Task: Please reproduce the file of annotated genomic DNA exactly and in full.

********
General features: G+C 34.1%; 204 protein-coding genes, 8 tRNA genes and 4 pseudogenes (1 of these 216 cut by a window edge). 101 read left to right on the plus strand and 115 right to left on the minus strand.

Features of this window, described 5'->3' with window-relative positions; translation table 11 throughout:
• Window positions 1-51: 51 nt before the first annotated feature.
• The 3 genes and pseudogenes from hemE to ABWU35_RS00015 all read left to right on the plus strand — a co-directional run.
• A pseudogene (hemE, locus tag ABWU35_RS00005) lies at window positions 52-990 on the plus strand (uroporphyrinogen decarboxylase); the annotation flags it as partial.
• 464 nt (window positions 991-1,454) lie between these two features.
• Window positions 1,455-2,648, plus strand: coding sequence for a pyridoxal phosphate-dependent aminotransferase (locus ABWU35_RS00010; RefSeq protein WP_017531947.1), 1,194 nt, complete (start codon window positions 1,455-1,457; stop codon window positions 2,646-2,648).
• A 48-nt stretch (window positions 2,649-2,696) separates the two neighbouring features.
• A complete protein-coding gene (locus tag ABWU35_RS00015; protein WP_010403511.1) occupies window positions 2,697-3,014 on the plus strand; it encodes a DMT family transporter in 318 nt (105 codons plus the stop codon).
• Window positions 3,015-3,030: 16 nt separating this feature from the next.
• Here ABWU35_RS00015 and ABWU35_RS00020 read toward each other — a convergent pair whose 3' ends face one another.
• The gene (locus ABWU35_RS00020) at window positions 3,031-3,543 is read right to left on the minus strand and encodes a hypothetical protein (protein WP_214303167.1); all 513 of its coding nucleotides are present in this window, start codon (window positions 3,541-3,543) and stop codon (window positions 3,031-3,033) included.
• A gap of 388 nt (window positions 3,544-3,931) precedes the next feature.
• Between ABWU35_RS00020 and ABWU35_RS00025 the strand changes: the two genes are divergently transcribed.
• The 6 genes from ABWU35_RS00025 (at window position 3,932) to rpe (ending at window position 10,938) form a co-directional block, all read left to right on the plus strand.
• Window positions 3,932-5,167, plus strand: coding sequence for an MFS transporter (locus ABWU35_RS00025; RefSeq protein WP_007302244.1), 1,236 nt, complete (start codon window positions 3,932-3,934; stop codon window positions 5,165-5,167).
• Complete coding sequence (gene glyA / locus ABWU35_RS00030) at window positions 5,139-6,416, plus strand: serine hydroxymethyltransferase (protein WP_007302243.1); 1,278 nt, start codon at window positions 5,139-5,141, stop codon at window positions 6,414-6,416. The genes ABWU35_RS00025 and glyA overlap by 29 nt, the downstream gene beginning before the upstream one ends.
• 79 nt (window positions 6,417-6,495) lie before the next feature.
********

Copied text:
General features: G+C 34.1%; 204 protein-coding genes, 8 tRNA genes and 4 pseudogenes (1 of these 216 cut by a window edge). 101 read left to right on the plus strand and 115 right to left on the minus strand.

Features of this window, described 5'->3' with window-relative positions; translation table 11 throughout:
• Window positions 1-51: 51 nt before the first annotated feature.
• The 3 genes and pseudogenes from hemE to ABWU35_RS00015 all read left to right on the plus strand — a co-directional run.
• A pseudogene (hemE, locus tag ABWU35_RS00005) lies at window positions 52-990 on the plus strand (uroporphyrinogen decarboxylase); the annotation flags it as partial.
• 464 nt (window positions 991-1,454) lie between these two features.
• Window positions 1,455-2,648, plus strand: coding sequence for a pyridoxal phosphate-dependent aminotransferase (locus ABWU35_RS00010; RefSeq protein WP_017531947.1), 1,194 nt, complete (start codon window positions 1,455-1,457; stop codon window positions 2,646-2,648).
• A 48-nt stretch (window positions 2,649-2,696) separates the two neighbouring features.
• A complete protein-coding gene (locus tag ABWU35_RS00015; protein WP_010403511.1) occupies window positions 2,697-3,014 on the plus strand; it encodes a DMT family transporter in 318 nt (105 codons plus the stop codon).
• Window positions 3,015-3,030: 16 nt separating this feature from the next.
• Here ABWU35_RS00015 and ABWU35_RS00020 read toward each other — a convergent pair whose 3' ends face one another.
• The gene (locus ABWU35_RS00020) at window positions 3,031-3,543 is read right to left on the minus strand and encodes a hypothetical protein (protein WP_214303167.1); all 513 of its coding nucleotides are present in this window, start codon (window positions 3,541-3,543) and stop codon (window positions 3,031-3,033) included.
• A gap of 388 nt (window positions 3,544-3,931) precedes the next feature.
• Between ABWU35_RS00020 and ABWU35_RS00025 the strand changes: the two genes are divergently transcribed.
• The 6 genes from ABWU35_RS00025 (at window position 3,932) to rpe (ending at window position 10,938) form a co-directional block, all read left to right on the plus strand.
• Window positions 3,932-5,167, plus strand: coding sequence for an MFS transporter (locus ABWU35_RS00025; RefSeq protein WP_007302244.1), 1,236 nt, complete (start codon window positions 3,932-3,934; stop codon window positions 5,165-5,167).
• Complete coding sequence (gene glyA / locus ABWU35_RS00030) at window positions 5,139-6,416, plus strand: serine hydroxymethyltransferase (protein WP_007302243.1); 1,278 nt, start codon at window positions 5,139-5,141, stop codon at window positions 6,414-6,416. The genes ABWU35_RS00025 and glyA overlap by 29 nt, the downstream gene beginning before the upstream one ends.
• 79 nt (window positions 6,417-6,495) lie before the next feature.